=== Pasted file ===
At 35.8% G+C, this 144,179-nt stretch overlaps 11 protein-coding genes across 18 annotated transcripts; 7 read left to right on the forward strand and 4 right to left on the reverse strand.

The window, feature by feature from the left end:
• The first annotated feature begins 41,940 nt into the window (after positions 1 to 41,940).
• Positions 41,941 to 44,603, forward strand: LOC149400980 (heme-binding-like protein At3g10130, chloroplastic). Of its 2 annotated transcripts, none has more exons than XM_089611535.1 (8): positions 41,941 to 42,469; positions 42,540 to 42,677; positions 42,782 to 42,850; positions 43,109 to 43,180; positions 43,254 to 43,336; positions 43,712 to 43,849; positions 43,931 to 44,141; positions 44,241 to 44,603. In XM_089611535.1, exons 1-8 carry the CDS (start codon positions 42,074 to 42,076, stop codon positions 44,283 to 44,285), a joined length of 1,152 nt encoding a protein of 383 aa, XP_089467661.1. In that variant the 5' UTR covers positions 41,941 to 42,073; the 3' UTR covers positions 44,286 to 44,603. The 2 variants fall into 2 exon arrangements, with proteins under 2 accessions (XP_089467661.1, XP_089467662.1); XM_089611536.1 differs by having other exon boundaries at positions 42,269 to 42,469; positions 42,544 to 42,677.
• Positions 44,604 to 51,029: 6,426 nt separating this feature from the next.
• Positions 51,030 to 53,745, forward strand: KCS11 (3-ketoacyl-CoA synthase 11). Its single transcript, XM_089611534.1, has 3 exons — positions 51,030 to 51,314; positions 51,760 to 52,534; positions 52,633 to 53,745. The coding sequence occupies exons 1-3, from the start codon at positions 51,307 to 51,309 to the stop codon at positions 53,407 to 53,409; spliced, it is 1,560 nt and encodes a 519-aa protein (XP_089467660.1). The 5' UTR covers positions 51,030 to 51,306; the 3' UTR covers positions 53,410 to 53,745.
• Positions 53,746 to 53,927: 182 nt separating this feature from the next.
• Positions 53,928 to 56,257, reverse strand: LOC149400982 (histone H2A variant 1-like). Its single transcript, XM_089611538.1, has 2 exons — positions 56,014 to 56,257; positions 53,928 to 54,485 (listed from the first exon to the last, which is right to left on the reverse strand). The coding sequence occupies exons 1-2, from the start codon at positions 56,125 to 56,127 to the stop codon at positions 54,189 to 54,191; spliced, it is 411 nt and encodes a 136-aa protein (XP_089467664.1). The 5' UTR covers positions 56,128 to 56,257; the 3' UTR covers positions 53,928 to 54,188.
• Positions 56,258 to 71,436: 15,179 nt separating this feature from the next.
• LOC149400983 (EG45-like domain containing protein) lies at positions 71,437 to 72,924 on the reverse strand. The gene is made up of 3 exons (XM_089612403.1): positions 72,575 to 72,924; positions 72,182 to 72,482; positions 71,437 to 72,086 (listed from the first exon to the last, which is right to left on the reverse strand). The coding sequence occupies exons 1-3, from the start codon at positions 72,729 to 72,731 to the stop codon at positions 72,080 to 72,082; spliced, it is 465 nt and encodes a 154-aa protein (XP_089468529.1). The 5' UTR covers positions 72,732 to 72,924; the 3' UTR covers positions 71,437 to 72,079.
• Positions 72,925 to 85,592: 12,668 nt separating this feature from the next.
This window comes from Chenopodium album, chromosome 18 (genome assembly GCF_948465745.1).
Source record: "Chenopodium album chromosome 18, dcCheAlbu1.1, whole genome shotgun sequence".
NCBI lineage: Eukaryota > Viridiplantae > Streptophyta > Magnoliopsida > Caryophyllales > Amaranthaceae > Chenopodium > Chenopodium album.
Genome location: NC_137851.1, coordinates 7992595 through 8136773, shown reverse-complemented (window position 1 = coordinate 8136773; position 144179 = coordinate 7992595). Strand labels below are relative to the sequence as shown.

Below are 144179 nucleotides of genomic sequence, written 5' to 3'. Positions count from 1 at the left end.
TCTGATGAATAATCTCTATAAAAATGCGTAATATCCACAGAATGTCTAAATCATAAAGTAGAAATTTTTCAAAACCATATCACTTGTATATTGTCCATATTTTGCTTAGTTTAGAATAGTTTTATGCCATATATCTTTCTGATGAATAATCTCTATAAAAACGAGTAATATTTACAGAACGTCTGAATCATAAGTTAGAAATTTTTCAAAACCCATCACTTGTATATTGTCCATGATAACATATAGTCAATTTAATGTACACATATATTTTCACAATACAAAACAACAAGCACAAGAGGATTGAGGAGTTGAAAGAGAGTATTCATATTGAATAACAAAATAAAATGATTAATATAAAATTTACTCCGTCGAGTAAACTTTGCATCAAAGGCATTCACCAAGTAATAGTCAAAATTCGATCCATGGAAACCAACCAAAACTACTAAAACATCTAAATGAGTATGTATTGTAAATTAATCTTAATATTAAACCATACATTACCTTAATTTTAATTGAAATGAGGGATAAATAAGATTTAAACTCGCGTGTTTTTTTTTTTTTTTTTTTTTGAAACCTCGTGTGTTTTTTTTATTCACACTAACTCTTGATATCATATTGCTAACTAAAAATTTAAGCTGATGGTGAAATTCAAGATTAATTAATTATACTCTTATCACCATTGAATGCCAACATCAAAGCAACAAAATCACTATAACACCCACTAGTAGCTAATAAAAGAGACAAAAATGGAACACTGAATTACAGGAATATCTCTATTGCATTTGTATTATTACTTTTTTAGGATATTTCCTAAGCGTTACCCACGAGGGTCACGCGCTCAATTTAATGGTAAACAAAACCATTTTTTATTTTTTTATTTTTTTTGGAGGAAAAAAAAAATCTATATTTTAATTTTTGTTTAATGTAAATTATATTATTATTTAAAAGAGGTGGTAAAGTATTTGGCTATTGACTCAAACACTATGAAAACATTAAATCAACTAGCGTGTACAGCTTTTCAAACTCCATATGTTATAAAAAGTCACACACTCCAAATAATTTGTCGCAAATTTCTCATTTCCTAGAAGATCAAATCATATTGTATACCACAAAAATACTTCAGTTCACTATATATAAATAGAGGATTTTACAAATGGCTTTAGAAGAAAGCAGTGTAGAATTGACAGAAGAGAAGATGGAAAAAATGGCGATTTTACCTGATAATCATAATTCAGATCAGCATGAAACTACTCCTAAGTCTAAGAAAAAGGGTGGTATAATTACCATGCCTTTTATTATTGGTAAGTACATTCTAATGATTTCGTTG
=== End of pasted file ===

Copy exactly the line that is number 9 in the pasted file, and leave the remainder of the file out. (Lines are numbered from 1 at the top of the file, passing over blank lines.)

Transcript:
• Positions 56,258 to 71,436: 15,179 nt separating this feature from the next.